It was the first public announcement of a U.S. military combat death on the African continent since four U.S. service members were killed in a militant ambush in Niger in October.
“My thoughts and prayers are with the families of our serviceman who was killed and his fellow servicemen who were wounded in Somalia,” Trump tweeted. “They are truly all HEROES.”
U.S. troops with Somali and Kenyan forces came under mortar and small-arms fire in Jubaland, Somalia around 2:45 p.m. local time, U.S. Africa Command said in a statement.
The joint-coalition forces had been conducting an operation against al-Shabab militants about 217 miles southwest of the capital, Mogadishu, when the attack occurred, the statement said. The operation aimed to drive out the Somalia-based extremist group al-Shabab from contested areas.
Three of the four U.S. service members were transferred for medical treatment while the fourth received medical care on the spot, the Washington Post reported.
Al-Shabab claimed credit for the attack, the SITE Intelligence Group said in a statement Friday.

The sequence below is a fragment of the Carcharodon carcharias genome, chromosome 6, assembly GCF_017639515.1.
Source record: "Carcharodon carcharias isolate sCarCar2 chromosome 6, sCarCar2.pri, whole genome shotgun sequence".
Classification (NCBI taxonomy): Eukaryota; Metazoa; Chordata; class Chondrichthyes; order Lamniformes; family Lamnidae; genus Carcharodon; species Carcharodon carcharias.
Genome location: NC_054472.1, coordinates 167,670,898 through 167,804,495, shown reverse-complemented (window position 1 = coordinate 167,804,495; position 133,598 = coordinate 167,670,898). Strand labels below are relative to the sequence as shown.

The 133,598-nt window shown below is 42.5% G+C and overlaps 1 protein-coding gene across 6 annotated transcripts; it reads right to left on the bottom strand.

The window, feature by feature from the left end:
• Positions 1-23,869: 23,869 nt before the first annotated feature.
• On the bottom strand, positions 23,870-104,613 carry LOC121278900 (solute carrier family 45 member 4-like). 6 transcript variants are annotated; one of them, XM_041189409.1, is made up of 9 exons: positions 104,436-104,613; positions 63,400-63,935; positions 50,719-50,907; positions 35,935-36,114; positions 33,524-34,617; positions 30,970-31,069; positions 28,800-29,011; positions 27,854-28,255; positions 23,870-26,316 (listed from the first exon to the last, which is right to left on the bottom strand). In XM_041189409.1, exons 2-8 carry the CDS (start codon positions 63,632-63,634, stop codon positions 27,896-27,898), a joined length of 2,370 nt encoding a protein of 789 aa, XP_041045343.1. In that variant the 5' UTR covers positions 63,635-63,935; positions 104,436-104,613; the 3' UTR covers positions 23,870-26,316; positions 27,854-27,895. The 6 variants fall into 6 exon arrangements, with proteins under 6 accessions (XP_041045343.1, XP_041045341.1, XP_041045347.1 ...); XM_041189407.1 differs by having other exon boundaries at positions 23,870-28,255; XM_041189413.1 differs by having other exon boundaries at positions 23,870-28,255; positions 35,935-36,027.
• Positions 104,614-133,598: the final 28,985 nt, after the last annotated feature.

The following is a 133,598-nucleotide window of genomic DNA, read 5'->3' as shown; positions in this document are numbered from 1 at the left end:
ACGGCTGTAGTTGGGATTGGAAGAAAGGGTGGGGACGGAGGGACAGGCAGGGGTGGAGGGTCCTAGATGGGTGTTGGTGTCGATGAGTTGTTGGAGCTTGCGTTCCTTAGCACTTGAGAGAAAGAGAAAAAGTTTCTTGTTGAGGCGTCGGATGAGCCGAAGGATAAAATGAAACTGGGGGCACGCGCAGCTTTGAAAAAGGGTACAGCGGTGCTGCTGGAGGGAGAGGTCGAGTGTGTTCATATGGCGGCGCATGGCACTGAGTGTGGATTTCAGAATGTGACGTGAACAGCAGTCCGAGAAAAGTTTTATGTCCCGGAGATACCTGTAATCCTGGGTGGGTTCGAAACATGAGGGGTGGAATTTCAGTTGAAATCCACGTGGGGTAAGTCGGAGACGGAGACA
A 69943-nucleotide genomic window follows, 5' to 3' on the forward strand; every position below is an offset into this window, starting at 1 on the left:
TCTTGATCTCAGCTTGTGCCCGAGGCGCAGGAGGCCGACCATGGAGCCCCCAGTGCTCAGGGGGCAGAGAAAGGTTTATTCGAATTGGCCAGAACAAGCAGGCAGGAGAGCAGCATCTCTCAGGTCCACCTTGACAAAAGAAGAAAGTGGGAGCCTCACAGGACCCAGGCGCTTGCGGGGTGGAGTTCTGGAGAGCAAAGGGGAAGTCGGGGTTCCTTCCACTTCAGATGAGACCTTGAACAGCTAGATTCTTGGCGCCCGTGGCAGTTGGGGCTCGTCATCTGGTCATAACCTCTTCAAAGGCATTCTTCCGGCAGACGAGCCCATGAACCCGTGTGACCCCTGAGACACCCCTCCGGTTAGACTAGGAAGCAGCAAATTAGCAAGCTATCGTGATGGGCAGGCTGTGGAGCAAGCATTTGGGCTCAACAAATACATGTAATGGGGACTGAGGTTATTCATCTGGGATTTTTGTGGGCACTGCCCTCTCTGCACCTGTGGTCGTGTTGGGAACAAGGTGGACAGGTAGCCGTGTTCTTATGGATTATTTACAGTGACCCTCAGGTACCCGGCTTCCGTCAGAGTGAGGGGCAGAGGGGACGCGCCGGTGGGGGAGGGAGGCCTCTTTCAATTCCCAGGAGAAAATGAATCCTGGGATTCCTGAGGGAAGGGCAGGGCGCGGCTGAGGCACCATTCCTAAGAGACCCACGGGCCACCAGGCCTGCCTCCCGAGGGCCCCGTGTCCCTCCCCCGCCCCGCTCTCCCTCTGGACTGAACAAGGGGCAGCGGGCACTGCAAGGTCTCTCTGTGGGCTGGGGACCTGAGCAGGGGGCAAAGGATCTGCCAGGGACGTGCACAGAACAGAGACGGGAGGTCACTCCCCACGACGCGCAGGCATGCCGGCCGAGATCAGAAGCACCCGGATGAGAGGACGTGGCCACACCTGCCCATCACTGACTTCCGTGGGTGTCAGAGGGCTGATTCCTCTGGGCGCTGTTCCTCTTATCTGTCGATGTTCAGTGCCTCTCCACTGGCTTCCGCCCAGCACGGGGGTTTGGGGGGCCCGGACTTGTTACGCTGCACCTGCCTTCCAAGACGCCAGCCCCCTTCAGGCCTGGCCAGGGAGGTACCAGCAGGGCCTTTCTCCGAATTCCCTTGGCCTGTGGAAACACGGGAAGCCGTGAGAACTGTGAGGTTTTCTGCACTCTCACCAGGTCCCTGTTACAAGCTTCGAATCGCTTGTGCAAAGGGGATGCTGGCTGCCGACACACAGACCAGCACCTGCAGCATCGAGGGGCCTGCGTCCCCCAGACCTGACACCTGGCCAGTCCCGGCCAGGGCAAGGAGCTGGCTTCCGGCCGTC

The U.S. has about 1,000 special operations personnel in Africa. The last killing of a U.S. service member in Somalia was in May 2017 during an operation about 40 miles west of Mogadishu, Stars and Stripes reported.
Trump approved expanded military operations against al-Shabab in early 2017, leading to an increase in U.S. military personnel to more than 500 and the launch of dozens of drone strikes.
Al-Shabab, linked to al Qaeda, seeks to establish an Islamic state in Somalia. It was pushed out of Mogadishu in recent years but continues to control rural areas in the south and central regions.
Late last year U.S. drone strikes also began targeting a small presence of fighters linked to the Islamic State group in Somalia’s north.
Somali officials have said civilians have been killed in more than one joint U.S. military operation with Somali forces. Earlier Friday, the U.S. Africa Command issued a statement in response to allegations that civilians had been killed in a May 9 operation, saying a “thorough review” found the allegations to be “not credible.”
The October attack in Niger raised questions in Washington about the U.S. military presence across Africa as the Trump administration focuses counterterror efforts on a range of groups linked to Al Qaeda and the Islamic State group.
A Pentagon investigation into the Niger attack, parts of which were made public last month, found multiple failures but none that directly caused the ambush by Islamic State group-linked fighters.
The investigation has already triggered changes in the way military activities are carried out in Niger and elsewhere in Africa, including giving teams the option to use heavily armored vehicles and beefed-up firepower.
Source: Fox News